Fannie Mae rolls out its third CRT offering of 2022
The agency is set to unveil its third deal this year through its CAS credit risk transfer vehicle. The March offering, Series CAS 2022-R03, involves transferring some of the risk from the agency’s loan portfolio through a $1.24 billion note offering backed by a pool of benchmark loans of 150,395 mostly single-family mortgages valued at $44.4 billion.
Private investors, through a Credit Risk Transfer (CRT) transaction, participate with the Government Sponsored Enterprise (GSE) Fannie Mae in sharing some of the mortgage credit risk in the pools of reference loans retained by the GSE. Principal and interest payments are made to investors on the CRT notes they acquire, but if credit losses on the reference pool exceed a predefined threshold, investors are responsible for absorbing losses above that level. .
Details of the current CAS offering, not yet officially announced by Fannie Mae, are revealed in a pre-sale valuation report published by Kroll bond rating agency (KBRA). The report indicates that the average remaining loan balance for loans in the peer group is $295,109, with a weighted average interest rate of 2.95% and an average original loan-to-value ratio of 73.7%.
The states with the largest concentrations of mortgages in the loan pool are California, 21%; Florida, 7.1%; Texas, 6.5%; and New York, 4.5%. Rocket Mortgage accounted for 11.6% of the loan pool balance, while United Wholesale Mortgage was the second-largest customer, with 8.3%; followed by Wells Fargo6.1% and loanDeposit4.3%, according to the KBRA report.
“When you consider California’s average percentage of KBRA-rated blue chip jumbo pools (about 45% to 50%), California’s concentration of this [current CAS] transaction is relatively low at 21%,” the KBRA report said.
The KBRA report, however, said 41.5% of more than 150,000 mortgages in the $44.4 billion benchmark pool had received rating hesitations, leading the bond rating agency to apply “a large valuation discount to these loans”.
Valuation waiver offers are issued through Fannie Mae’s Desktop Underwriter platform and use the agency’s robust database of some 50 million valuation reports, as well as data from the Collateral platform. Fannie’s underwriter.
“Fannie Mae allows lenders to underwrite certain loans without a traditional appraisal, subject to certain eligibility conditions,” the KBRA report notes. “…Assessment waiver loans have accounted for a growing percentage of agency loans, including those in CRT benchmark pools.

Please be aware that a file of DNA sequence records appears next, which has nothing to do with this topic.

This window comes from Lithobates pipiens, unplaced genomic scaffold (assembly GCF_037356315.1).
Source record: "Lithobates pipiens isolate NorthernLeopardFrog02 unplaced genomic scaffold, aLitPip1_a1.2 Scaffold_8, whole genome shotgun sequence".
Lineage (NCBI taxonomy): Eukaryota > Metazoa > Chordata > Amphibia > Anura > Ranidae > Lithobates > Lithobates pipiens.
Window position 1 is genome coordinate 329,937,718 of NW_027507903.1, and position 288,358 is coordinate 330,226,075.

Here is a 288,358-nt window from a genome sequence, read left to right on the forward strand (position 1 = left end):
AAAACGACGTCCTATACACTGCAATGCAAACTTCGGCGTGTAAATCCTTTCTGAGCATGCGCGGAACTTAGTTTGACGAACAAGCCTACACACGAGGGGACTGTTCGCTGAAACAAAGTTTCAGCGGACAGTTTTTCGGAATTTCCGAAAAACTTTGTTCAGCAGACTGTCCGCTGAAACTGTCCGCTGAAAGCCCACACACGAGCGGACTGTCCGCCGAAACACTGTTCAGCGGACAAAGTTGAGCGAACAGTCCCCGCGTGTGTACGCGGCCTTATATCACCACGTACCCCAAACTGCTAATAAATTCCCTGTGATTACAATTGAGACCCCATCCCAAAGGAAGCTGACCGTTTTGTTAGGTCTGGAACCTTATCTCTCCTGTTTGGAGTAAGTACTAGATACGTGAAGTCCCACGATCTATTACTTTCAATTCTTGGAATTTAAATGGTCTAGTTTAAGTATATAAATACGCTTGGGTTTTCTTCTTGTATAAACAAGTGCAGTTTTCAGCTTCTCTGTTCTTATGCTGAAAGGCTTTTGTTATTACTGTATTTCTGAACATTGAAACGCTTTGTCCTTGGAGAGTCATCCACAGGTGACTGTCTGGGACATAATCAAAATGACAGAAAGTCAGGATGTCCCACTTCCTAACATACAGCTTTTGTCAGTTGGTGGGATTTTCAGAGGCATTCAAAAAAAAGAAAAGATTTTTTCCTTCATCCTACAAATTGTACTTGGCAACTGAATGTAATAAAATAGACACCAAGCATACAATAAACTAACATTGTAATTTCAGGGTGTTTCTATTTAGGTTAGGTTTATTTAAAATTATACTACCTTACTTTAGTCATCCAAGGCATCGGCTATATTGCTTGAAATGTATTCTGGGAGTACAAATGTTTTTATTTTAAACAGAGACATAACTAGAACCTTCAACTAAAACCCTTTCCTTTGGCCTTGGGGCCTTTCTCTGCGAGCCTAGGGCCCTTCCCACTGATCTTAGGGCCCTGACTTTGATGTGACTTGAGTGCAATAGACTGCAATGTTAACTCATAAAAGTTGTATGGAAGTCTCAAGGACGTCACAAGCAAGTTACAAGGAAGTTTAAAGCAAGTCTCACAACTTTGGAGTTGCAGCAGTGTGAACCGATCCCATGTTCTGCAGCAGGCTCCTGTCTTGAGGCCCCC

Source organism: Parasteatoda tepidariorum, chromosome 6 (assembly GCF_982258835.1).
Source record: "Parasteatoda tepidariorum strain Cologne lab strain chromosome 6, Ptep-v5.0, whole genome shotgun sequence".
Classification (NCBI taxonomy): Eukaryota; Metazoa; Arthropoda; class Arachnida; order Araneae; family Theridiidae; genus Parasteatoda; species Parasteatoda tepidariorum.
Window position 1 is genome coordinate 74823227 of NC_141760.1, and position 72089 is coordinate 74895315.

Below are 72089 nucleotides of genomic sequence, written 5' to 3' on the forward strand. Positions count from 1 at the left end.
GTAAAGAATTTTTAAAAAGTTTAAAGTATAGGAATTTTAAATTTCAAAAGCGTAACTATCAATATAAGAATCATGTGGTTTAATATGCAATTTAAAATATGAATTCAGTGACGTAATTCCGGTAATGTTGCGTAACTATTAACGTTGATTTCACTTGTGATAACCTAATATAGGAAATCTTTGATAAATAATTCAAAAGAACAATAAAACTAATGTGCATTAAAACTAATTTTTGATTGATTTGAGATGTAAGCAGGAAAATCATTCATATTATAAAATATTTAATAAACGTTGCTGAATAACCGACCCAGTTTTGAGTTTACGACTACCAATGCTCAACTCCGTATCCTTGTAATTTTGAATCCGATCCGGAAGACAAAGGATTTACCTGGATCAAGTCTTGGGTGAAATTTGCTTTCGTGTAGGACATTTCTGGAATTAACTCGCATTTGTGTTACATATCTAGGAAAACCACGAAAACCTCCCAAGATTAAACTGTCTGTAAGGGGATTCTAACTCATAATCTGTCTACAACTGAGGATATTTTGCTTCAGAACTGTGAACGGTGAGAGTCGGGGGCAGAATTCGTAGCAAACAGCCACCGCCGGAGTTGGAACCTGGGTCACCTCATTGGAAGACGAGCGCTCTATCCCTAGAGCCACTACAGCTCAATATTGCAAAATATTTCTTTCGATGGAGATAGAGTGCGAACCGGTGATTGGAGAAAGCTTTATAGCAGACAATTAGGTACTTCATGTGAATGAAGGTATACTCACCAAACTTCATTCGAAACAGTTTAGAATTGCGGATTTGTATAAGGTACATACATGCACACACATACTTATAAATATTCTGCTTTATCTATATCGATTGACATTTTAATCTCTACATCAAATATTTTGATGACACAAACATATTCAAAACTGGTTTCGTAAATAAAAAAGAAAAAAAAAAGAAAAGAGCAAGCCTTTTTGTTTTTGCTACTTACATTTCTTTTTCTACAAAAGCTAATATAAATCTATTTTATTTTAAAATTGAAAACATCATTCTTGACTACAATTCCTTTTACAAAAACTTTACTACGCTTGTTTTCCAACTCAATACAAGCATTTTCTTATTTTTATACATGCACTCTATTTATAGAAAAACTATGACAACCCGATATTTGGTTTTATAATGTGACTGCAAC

“It should be noted that if the acceptability of a value or sale price based on the use of proprietary models and market data is assessed, it does so without Fannie Me Mae having conducted a review of the property or obtained an appraisal of the property. ”
With the completion of its third CRT transaction this year, Fannie Mae will have brought 47 CAS transactions to market, issued more than $53 billion of notes since its initial offering in 2013, and transferred some credit risk to private investors on some $1.7 trillion. in single-family mortgages, measured at the time of the transaction.
Earlier this year, a Fannie executive said the agency plans to issue $15 billion worth of tickets through CAS transactions in 2022. This latest deal brings the agency, after less than three months into the year, to nearly $4 billion – or just over a quarter of its annual target.
Fannie CRT’s original 2022 agreement, CAS 2022-R01, involved a $1.5 billion note issued on a benchmark loan pool of 180,002 residential mortgages with an outstanding principle balance of $53.7 billion. of dollars. Series CAS 2022-R02, the second offering this year, involved transferring loan portfolio risk to private investors through a $1.2 billion note offering backed by a benchmark pool of 149,393 residential mortgages. valued at $44.3 billion.
In the 2021 CRT Final Agreement, CAS 2021-R03, Fannie Mae issued a $909 million note against a benchmark pool of 117,000 single-family mortgages valued at approximately $35 billion. The previous two transactions in 2021 involved CRT tickets with a combined value of nearly $2.2 billion.
Prior to restarting CRT offerings in 2021, Fannie Mae had been away from the CRT market for some time – with its previous transaction closing in March 2020.
In a related transaction, Fannie Mae also entered into its first Credit Insurance Risk Transfer Agreement (CIRT) of 2022 earlier in March as part of its ongoing efforts to share mortgage risk with the private sector. The agreement transferred up to $770.7 million of credit risk to a group of 22 private insurers and reinsurers. This credit risk is tied to a $26.1 billion benchmark pool of 87,600 single-family mortgages.
Under this agreement, Fannie Mae retains risk on the first 25 basis points of any losses on the loan pool. If this $65.3 million retention layer is tapped, the 22 insurers and reinsurers will cover the next 295 basis points of loss, up to $770.7 million. Coverage is based on actual losses over a 12.5 year period.